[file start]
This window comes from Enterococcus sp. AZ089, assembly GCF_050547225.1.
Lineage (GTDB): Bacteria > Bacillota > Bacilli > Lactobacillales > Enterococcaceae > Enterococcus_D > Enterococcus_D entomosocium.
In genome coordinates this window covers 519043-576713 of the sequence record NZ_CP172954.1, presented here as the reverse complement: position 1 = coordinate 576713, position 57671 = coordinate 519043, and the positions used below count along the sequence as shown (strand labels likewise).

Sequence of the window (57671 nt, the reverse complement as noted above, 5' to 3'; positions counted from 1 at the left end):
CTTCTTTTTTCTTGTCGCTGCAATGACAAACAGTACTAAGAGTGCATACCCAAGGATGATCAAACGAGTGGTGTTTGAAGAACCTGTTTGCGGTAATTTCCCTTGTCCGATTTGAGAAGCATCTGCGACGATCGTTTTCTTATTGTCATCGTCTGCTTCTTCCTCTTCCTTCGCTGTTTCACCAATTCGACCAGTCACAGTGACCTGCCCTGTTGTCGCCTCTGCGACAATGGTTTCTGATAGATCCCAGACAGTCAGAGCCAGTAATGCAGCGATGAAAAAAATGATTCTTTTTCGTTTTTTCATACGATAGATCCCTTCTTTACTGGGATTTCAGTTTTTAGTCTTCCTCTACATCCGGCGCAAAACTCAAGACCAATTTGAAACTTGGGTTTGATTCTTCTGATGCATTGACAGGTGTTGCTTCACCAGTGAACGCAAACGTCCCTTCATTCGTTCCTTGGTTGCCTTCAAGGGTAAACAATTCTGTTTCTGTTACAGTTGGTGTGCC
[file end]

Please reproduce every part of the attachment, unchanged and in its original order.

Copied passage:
This window comes from Enterococcus sp. AZ089, assembly GCF_050547225.1.
Lineage (GTDB): Bacteria > Bacillota > Bacilli > Lactobacillales > Enterococcaceae > Enterococcus_D > Enterococcus_D entomosocium.
In genome coordinates this window covers 519043-576713 of the sequence record NZ_CP172954.1, presented here as the reverse complement: position 1 = coordinate 576713, position 57671 = coordinate 519043, and the positions used below count along the sequence as shown (strand labels likewise).

Sequence of the window (57671 nt, the reverse complement as noted above, 5' to 3'; positions counted from 1 at the left end):
CTTCTTTTTTCTTGTCGCTGCAATGACAAACAGTACTAAGAGTGCATACCCAAGGATGATCAAACGAGTGGTGTTTGAAGAACCTGTTTGCGGTAATTTCCCTTGTCCGATTTGAGAAGCATCTGCGACGATCGTTTTCTTATTGTCATCGTCTGCTTCTTCCTCTTCCTTCGCTGTTTCACCAATTCGACCAGTCACAGTGACCTGCCCTGTTGTCGCCTCTGCGACAATGGTTTCTGATAGATCCCAGACAGTCAGAGCCAGTAATGCAGCGATGAAAAAAATGATTCTTTTTCGTTTTTTCATACGATAGATCCCTTCTTTACTGGGATTTCAGTTTTTAGTCTTCCTCTACATCCGGCGCAAAACTCAAGACCAATTTGAAACTTGGGTTTGATTCTTCTGATGCATTGACAGGTGTTGCTTCACCAGTGAACGCAAACGTCCCTTCATTCGTTCCTTGGTTGCCTTCAAGGGTAAACAATTCTGTTTCTGTTACAGTTGGTGTGCC